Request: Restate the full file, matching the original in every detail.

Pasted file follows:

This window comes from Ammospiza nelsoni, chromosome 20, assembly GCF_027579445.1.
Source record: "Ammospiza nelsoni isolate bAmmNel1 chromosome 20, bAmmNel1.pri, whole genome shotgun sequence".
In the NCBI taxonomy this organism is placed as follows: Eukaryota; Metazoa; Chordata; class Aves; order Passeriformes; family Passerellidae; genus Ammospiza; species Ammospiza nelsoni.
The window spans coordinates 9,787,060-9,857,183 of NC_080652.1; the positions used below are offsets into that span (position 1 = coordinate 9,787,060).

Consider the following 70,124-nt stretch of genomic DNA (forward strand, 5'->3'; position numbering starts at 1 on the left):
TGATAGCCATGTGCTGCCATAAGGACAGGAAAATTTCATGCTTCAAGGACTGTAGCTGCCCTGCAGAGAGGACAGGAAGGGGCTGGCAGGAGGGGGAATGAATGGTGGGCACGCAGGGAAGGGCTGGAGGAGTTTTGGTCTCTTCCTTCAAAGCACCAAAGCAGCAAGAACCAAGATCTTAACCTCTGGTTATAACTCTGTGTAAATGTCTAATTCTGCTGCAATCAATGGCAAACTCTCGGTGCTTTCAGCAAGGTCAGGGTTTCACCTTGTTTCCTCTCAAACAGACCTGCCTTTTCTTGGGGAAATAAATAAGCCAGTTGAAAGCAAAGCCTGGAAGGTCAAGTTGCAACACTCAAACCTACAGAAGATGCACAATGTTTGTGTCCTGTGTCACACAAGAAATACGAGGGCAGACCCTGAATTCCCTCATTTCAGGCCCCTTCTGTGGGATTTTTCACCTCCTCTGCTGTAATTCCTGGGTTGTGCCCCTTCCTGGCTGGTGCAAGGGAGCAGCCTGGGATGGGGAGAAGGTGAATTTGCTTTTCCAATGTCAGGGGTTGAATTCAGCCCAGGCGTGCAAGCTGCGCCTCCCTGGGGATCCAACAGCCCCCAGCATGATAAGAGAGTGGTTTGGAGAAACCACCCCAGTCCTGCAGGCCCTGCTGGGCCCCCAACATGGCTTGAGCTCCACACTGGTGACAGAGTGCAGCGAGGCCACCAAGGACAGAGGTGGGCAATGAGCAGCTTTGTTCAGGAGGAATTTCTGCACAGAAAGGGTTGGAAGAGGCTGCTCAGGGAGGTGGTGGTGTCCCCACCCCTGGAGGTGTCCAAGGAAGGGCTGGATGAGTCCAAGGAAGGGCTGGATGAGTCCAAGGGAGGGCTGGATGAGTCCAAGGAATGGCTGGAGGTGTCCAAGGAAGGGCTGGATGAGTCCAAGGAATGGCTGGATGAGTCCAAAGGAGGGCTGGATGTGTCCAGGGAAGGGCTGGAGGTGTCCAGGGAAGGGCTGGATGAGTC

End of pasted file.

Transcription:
This window comes from Ammospiza nelsoni, chromosome 20, assembly GCF_027579445.1.
Source record: "Ammospiza nelsoni isolate bAmmNel1 chromosome 20, bAmmNel1.pri, whole genome shotgun sequence".
In the NCBI taxonomy this organism is placed as follows: Eukaryota; Metazoa; Chordata; class Aves; order Passeriformes; family Passerellidae; genus Ammospiza; species Ammospiza nelsoni.
The window spans coordinates 9,787,060-9,857,183 of NC_080652.1; the positions used below are offsets into that span (position 1 = coordinate 9,787,060).

Consider the following 70,124-nt stretch of genomic DNA (forward strand, 5'->3'; position numbering starts at 1 on the left):
TGATAGCCATGTGCTGCCATAAGGACAGGAAAATTTCATGCTTCAAGGACTGTAGCTGCCCTGCAGAGAGGACAGGAAGGGGCTGGCAGGAGGGGGAATGAATGGTGGGCACGCAGGGAAGGGCTGGAGGAGTTTTGGTCTCTTCCTTCAAAGCACCAAAGCAGCAAGAACCAAGATCTTAACCTCTGGTTATAACTCTGTGTAAATGTCTAATTCTGCTGCAATCAATGGCAAACTCTCGGTGCTTTCAGCAAGGTCAGGGTTTCACCTTGTTTCCTCTCAAACAGACCTGCCTTTTCTTGGGGAAATAAATAAGCCAGTTGAAAGCAAAGCCTGGAAGGTCAAGTTGCAACACTCAAACCTACAGAAGATGCACAATGTTTGTGTCCTGTGTCACACAAGAAATACGAGGGCAGACCCTGAATTCCCTCATTTCAGGCCCCTTCTGTGGGATTTTTCACCTCCTCTGCTGTAATTCCTGGGTTGTGCCCCTTCCTGGCTGGTGCAAGGGAGCAGCCTGGGATGGGGAGAAGGTGAATTTGCTTTTCCAATGTCAGGGGTTGAATTCAGCCCAGGCGTGCAAGCTGCGCCTCCCTGGGGATCCAACAGCCCCCAGCATGATAAGAGAGTGGTTTGGAGAAACCACCCCAGTCCTGCAGGCCCTGCTGGGCCCCCAACATGGCTTGAGCTCCACACTGGTGACAGAGTGCAGCGAGGCCACCAAGGACAGAGGTGGGCAATGAGCAGCTTTGTTCAGGAGGAATTTCTGCACAGAAAGGGTTGGAAGAGGCTGCTCAGGGAGGTGGTGGTGTCCCCACCCCTGGAGGTGTCCAAGGAAGGGCTGGATGAGTCCAAGGAAGGGCTGGATGAGTCCAAGGGAGGGCTGGATGAGTCCAAGGAATGGCTGGAGGTGTCCAAGGAAGGGCTGGATGAGTCCAAGGAATGGCTGGATGAGTCCAAAGGAGGGCTGGATGTGTCCAGGGAAGGGCTGGAGGTGTCCAGGGAAGGGCTGGATGAGTC